The Who’s Pete Townshend calls it the greatest hard rock album in history. Eddie Van Halen admits to stealing riffs from it to twist and turn them into some of his band’s greatest hits. And it first hit store shelves in Australia 40 years ago today, to be followed by the slightly-altered international version on July 25th of the same year.
If Spinal Tap’s Marshall amps went to 11, AC/DC’s went to 12 for this one, and gave rise to one of the most famous tales from the band’s history: guitarist Angus Young’s smoking amp during the recording of the title track. As he was overdubbing the guitar solo, his amp began to fuse out and smoke began to fill the studio. Producer George Young gestured wildly from behind the mixing desk to keep going, and the band’s version on the creation of rock ‘n roll was born.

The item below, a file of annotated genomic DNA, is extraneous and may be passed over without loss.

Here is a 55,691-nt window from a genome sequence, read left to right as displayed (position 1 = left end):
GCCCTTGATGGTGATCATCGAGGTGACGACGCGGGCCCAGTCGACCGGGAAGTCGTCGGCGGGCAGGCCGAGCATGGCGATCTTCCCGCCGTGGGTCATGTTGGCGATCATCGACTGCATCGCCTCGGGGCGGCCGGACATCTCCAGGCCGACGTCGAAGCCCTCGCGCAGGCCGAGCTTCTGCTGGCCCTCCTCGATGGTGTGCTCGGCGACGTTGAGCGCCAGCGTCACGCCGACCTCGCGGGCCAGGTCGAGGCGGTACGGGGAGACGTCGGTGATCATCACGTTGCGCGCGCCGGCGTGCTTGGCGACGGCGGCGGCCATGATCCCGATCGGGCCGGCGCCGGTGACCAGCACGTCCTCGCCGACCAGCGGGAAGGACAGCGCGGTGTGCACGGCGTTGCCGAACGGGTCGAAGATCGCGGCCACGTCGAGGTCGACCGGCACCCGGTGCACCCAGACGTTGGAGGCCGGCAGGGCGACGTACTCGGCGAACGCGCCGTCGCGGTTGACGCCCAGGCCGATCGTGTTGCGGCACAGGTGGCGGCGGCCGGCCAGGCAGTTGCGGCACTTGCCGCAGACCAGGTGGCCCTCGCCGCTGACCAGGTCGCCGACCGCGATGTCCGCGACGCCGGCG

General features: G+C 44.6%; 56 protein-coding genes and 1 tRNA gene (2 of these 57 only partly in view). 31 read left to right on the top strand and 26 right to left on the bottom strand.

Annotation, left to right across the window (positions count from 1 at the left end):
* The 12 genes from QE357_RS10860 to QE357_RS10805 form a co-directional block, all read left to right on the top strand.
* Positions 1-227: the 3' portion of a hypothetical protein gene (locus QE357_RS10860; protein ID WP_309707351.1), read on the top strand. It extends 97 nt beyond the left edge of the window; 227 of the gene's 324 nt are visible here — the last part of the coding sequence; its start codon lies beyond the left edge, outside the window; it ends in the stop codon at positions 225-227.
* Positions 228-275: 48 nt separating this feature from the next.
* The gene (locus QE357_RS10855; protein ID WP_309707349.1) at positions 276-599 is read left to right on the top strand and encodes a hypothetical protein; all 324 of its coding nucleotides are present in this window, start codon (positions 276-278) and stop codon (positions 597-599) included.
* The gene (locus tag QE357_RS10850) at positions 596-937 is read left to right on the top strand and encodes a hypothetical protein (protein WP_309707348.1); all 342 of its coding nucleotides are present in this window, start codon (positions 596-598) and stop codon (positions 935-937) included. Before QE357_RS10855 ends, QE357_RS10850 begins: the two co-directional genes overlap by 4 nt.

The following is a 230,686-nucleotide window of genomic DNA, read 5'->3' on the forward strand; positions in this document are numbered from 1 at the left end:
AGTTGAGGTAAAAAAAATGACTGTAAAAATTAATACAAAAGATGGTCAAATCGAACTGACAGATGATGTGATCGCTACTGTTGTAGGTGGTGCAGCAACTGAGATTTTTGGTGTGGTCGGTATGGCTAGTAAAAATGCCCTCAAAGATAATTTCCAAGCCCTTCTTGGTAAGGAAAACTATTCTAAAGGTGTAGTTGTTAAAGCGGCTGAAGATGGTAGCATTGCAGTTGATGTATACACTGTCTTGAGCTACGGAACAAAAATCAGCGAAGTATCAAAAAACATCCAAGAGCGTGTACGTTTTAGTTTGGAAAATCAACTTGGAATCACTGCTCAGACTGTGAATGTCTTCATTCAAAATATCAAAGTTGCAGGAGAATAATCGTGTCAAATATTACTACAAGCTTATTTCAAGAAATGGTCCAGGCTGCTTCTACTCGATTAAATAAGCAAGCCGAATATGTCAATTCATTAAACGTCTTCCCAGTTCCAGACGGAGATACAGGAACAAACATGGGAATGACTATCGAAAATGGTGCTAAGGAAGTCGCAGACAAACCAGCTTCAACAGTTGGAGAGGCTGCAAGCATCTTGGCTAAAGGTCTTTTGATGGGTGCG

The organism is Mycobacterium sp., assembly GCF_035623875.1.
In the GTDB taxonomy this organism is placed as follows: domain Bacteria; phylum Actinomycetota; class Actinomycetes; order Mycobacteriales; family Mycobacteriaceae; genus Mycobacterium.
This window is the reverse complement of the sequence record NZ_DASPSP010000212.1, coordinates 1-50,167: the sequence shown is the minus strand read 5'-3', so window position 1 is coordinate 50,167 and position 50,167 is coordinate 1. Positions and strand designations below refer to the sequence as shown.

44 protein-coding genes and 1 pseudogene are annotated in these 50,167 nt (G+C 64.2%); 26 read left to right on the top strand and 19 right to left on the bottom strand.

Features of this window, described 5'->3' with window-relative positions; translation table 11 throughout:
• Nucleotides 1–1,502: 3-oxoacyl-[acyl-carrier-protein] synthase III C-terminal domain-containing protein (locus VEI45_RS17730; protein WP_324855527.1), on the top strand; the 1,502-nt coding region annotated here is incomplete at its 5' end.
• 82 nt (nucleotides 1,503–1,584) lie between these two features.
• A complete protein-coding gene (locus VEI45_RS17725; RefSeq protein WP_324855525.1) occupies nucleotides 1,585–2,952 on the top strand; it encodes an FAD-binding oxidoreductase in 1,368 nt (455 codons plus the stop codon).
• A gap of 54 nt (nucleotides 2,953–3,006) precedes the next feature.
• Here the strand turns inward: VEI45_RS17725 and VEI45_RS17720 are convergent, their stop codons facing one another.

The most famous song on the album is undoubtedly it’s closing track, the blistering Whole Lotta Rosie. And hopefully ‘blistering’ wasn’t what lead singer Bon Scott was after spending a one-night stand at the Freeway Gardens Motel in North Melbourne with a very large Tasmanian groupie of questionable origin who lent her name and sizeable attributes to the lyrics of the song.